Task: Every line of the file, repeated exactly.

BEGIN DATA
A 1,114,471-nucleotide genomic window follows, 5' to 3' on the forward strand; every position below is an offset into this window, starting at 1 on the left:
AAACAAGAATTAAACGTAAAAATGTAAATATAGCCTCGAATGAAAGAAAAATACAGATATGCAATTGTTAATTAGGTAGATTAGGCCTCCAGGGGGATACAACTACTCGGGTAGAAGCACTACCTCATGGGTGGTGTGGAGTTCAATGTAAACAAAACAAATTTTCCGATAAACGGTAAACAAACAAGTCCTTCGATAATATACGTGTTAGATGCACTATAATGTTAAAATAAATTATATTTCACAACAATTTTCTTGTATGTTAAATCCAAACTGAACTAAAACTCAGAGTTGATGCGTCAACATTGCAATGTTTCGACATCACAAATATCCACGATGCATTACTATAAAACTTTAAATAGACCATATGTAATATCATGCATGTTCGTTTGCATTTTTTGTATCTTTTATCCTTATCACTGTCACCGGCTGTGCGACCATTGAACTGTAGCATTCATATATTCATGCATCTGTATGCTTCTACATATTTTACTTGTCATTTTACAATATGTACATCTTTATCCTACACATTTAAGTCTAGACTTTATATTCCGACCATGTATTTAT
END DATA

A 1,114,471-nucleotide genomic window follows, 5' to 3' on the forward strand; every position below is an offset into this window, starting at 1 on the left:
AAACAAGAATTAAACGTAAAAATGTAAATATAGCCTCGAATGAAAGAAAAATACAGATATGCAATTGTTAATTAGGTAGATTAGGCCTCCAGGGGGATACAACTACTCGGGTAGAAGCACTACCTCATGGGTGGTGTGGAGTTCAATGTAAACAAAACAAATTTTCCGATAAACGGTAAACAAACAAGTCCTTCGATAATATACGTGTTAGATGCACTATAATGTTAAAATAAATTATATTTCACAACAATTTTCTTGTATGTTAAATCCAAACTGAACTAAAACTCAGAGTTGATGCGTCAACATTGCAATGTTTCGACATCACAAATATCCACGATGCATTACTATAAAACTTTAAATAGACCATATGTAATATCATGCATGTTCGTTTGCATTTTTTGTATCTTTTATCCTTATCACTGTCACCGGCTGTGCGACCATTGAACTGTAGCATTCATATATTCATGCATCTGTATGCTTCTACATATTTTACTTGTCATTTTACAATATGTACATCTTTATCCTACACATTTAAGTCTAGACTTTATATTCCGACCATGTATTTAT